The firings at ArenaNet do not make any sense from a moral or business standpoint, as if those 2 things are separate. Game developers should not wait for ArenaNet or any other company to learn this lesson. The industry is long overdue for a union, and organizations like Game Workers Unite are stepping up to the plate. Consumers don’t have to wait either. We have to speak out against this kind of toxic behavior, and if we don’t, the loud vocal minority is here to stay.

Thoughts on Pokemon Go

Image used with permssion from Kimidori

Image courtesy of Kimidori

When I see the huge age range of all the people playing Pokémon Go, I’m reminded of just how huge of a cultural impact this franchise made back in the late 90’s. Pro-tip: If you get the chance, play this game with the young child. I played this game with my son in parks and hotels while on vacation, and the experience of shared wonder is nothing short of magical.

The original Pokémon video game and anime series came out when I was a teenager. I was too busy with more “adult” shows like Evangelion or Macross Plus to pay attention to this new show that was essentially for kids. I didn’t realize that for a lot of people this was their first exposure to anime. That meant seeing a cartoon that could have long and sprawling story arcs, and there were some episodes that were more about emotional relationships than hunting down the latest Pokémon. When you come from a cartoon landscape that resets the storyline every episode, you start to build a relationship with these characters and stories that lasts a lifetime, or at least until you’re tramping through a park trying to catch a poliwag on your phone.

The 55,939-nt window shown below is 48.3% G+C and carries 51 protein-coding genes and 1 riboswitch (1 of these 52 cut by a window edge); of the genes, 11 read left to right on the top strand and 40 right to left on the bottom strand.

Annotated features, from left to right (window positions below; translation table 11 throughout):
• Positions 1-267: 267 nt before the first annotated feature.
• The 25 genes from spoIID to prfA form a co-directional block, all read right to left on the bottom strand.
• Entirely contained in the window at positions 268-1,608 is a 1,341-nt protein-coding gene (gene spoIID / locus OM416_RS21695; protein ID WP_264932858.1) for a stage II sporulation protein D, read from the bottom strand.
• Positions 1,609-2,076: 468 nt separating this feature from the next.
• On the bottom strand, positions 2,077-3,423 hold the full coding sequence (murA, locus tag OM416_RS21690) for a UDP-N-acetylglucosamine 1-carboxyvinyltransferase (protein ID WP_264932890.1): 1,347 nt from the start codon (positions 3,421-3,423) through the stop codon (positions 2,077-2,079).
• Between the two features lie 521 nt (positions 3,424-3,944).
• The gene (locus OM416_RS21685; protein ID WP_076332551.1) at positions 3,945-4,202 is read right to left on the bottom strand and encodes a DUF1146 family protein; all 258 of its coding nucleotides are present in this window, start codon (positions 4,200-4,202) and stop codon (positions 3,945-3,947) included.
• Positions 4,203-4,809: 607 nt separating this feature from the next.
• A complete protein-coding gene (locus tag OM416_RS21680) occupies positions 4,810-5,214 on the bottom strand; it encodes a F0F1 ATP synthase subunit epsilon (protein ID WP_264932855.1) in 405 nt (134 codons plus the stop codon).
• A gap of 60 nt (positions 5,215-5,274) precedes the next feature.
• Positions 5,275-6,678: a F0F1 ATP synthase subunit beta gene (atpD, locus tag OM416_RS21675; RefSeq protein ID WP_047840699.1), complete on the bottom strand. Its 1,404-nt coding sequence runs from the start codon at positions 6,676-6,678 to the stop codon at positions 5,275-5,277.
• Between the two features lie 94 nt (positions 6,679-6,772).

Another thing that I love about Pokémon Go is that it is such a classically Nintendo product, even if the game was created by a separate company. It takes off-the-shelf technology, and packages it in such a way that makes the technology so much more effective than it was before. I call this technology off-the-shelf because it uses a game engine called Unity, a technology that I’ve worked with before. The closest I ever got created my own Pokémon go was causing a cube to appear in front of an iPhone 3GS’ camera and having the game blast out Europe’s The Final Countdown. This was all for an augmented reality venture that never went anywhere.

With Pokémon Go, you see a brand stretching back 20 years combining with extremely refined technical know-how to create a product that is almost changing society. The app launched in the middle of terrifying stories of mass shootings, and in parks across America, Pokemon Go players were holding an impromptu “Take back the night” vigil.

At this point in my life, I only have the time and inclination to stand on the shores of that ocean that is Pokémon, but wherever the ocean leads, I like where it’s going.

 

February 2015 Review

We’re starting off March with another monthly review. Look at that! 29.25 hours of project time for the month of February. A new record! 24.5 of those hours went to the freelancing project from last month. The project in question is a cordova plugin to aid in the development of an app called Reaction The Game. It’s a camera app that displays scenes for you and your friends to act out. It’s shaping to be a kind of “Who’s Line Is it Anyway?” for mobile devices. I’m sure that once my cosplayer friends get a hold of this, convention shoots are about to get really interesting!

As much as I enjoy my freelancing work, it does mean that my other projects have taken a back seat. Even so, I still have to track how far I’ve gotten for each one of them. Accountability is the name of the game here, people!